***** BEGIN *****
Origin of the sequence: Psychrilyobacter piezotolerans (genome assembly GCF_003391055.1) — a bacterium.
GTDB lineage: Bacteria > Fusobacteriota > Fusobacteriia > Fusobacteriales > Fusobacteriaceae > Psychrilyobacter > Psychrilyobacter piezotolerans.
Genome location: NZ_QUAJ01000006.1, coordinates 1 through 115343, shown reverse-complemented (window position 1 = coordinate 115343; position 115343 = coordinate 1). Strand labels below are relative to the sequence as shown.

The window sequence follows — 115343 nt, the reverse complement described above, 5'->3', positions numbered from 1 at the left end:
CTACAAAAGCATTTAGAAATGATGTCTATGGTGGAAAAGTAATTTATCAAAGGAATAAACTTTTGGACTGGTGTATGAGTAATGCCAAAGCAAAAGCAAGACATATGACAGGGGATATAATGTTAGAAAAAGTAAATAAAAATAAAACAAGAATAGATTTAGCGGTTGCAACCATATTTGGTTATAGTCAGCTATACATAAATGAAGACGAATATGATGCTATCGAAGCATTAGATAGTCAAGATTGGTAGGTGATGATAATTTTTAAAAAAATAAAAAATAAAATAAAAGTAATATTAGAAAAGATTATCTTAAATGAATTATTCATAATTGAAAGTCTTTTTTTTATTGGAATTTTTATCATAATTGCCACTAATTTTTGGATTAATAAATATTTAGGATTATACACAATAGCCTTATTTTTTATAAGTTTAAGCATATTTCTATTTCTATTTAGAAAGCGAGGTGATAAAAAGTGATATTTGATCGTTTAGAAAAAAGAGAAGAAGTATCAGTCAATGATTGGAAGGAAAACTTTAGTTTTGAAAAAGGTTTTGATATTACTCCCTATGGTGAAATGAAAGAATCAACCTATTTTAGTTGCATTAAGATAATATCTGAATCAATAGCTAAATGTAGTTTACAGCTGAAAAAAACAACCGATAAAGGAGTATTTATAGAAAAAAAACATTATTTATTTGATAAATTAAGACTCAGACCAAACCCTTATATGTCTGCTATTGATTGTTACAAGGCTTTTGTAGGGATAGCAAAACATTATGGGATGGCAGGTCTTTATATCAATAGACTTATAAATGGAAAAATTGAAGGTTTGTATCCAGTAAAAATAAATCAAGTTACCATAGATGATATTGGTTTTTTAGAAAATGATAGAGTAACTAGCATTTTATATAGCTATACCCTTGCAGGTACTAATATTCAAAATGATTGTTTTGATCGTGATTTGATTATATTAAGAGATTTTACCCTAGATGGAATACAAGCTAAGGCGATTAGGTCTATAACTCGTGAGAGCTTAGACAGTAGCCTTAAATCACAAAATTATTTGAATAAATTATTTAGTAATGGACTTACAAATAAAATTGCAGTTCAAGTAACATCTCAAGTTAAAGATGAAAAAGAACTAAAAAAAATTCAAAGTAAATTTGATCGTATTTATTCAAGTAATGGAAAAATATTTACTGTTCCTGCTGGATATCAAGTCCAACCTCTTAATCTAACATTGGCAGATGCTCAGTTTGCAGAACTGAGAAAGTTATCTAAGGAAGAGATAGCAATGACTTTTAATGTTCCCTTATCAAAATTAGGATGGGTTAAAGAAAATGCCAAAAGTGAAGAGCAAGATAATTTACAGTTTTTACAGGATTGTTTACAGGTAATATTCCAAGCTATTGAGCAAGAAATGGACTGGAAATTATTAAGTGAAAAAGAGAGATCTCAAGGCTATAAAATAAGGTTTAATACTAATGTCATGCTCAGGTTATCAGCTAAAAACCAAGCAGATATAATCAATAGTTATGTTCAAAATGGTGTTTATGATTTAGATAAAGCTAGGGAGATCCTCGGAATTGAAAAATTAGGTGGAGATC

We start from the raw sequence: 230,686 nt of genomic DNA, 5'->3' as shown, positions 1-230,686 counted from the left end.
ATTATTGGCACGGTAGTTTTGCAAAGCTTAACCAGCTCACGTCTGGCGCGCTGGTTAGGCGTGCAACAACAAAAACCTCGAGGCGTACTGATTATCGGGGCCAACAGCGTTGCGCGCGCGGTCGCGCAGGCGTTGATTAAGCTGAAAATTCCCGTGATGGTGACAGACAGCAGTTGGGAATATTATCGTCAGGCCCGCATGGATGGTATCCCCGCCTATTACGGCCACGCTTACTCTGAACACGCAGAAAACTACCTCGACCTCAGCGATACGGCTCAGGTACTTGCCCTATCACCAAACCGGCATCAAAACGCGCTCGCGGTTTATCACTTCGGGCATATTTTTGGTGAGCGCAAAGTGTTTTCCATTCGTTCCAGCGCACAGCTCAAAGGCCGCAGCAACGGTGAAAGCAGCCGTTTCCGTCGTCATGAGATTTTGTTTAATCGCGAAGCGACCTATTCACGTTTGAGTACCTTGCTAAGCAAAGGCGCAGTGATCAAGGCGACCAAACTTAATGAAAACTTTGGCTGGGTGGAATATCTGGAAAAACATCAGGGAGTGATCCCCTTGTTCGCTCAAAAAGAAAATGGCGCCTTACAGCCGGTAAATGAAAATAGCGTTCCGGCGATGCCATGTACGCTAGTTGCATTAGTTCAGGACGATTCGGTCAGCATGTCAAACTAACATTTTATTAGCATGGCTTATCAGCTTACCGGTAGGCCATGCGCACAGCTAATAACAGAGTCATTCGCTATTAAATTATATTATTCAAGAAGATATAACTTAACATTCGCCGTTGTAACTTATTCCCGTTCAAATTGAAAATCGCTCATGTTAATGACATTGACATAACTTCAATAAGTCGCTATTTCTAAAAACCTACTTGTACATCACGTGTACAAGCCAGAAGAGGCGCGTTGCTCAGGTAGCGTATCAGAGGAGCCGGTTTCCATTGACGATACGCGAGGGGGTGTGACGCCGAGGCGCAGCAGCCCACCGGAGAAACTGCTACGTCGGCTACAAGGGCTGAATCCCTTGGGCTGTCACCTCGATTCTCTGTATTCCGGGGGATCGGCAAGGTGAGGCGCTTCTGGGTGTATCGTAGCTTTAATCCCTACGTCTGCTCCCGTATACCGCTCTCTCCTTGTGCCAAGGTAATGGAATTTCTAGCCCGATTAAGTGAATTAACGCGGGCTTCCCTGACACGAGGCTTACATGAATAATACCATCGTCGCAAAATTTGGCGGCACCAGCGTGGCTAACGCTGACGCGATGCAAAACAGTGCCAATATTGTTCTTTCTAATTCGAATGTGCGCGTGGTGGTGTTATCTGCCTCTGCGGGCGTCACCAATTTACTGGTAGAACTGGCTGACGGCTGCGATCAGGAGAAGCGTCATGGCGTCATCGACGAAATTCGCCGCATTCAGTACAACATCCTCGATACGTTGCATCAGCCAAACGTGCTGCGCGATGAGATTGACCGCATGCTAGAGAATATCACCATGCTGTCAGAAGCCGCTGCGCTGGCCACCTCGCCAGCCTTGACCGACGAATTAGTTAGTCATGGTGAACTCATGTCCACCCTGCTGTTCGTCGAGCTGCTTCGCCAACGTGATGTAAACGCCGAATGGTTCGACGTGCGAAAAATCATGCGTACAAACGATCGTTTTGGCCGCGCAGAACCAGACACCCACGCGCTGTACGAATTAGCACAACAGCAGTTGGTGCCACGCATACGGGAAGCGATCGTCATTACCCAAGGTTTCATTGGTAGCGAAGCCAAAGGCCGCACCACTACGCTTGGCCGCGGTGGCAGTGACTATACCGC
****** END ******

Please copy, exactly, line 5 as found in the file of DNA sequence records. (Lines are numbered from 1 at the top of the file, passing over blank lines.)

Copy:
CTACAAAAGCATTTAGAAATGATGTCTATGGTGGAAAAGTAATTTATCAAAGGAATAAACTTTTGGACTGGTGTATGAGTAATGCCAAAGCAAAAGCAAGACATATGACAGGGGATATAATGTTAGAAAAAGTAAATAAAAATAAAACAAGAATAGATTTAGCGGTTGCAACCATATTTGGTTATAGTCAGCTATACATAAATGAAGACGAATATGATGCTATCGAAGCATTAGATAGTCAAGATTGGTAGGTGATGATAATTTTTAAAAAAATAAAAAATAAAATAAAAGTAATATTAGAAAAGATTATCTTAAATGAATTATTCATAATTGAAAGTCTTTTTTTTATTGGAATTTTTATCATAATTGCCACTAATTTTTGGATTAATAAATATTTAGGATTATACACAATAGCCTTATTTTTTATAAGTTTAAGCATATTTCTATTTCTATTTAGAAAGCGAGGTGATAAAAAGTGATATTTGATCGTTTAGAAAAAAGAGAAGAAGTATCAGTCAATGATTGGAAGGAAAACTTTAGTTTTGAAAAAGGTTTTGATATTACTCCCTATGGTGAAATGAAAGAATCAACCTATTTTAGTTGCATTAAGATAATATCTGAATCAATAGCTAAATGTAGTTTACAGCTGAAAAAAACAACCGATAAAGGAGTATTTATAGAAAAAAAACATTATTTATTTGATAAATTAAGACTCAGACCAAACCCTTATATGTCTGCTATTGATTGTTACAAGGCTTTTGTAGGGATAGCAAAACATTATGGGATGGCAGGTCTTTATATCAATAGACTTATAAATGGAAAAATTGAAGGTTTGTATCCAGTAAAAATAAATCAAGTTACCATAGATGATATTGGTTTTTTAGAAAATGATAGAGTAACTAGCATTTTATATAGCTATACCCTTGCAGGTACTAATATTCAAAATGATTGTTTTGATCGTGATTTGATTATATTAAGAGATTTTACCCTAGATGGAATACAAGCTAAGGCGATTAGGTCTATAACTCGTGAGAGCTTAGACAGTAGCCTTAAATCACAAAATTATTTGAATAAATTATTTAGTAATGGACTTACAAATAAAATTGCAGTTCAAGTAACATCTCAAGTTAAAGATGAAAAAGAACTAAAAAAAATTCAAAGTAAATTTGATCGTATTTATTCAAGTAATGGAAAAATATTTACTGTTCCTGCTGGATATCAAGTCCAACCTCTTAATCTAACATTGGCAGATGCTCAGTTTGCAGAACTGAGAAAGTTATCTAAGGAAGAGATAGCAATGACTTTTAATGTTCCCTTATCAAAATTAGGATGGGTTAAAGAAAATGCCAAAAGTGAAGAGCAAGATAATTTACAGTTTTTACAGGATTGTTTACAGGTAATATTCCAAGCTATTGAGCAAGAAATGGACTGGAAATTATTAAGTGAAAAAGAGAGATCTCAAGGCTATAAAATAAGGTTTAATACTAATGTCATGCTCAGGTTATCAGCTAAAAACCAAGCAGATATAATCAATAGTTATGTTCAAAATGGTGTTTATGATTTAGATAAAGCTAGGGAGATCCTCGGAATTGAAAAATTAGGTGGAGATC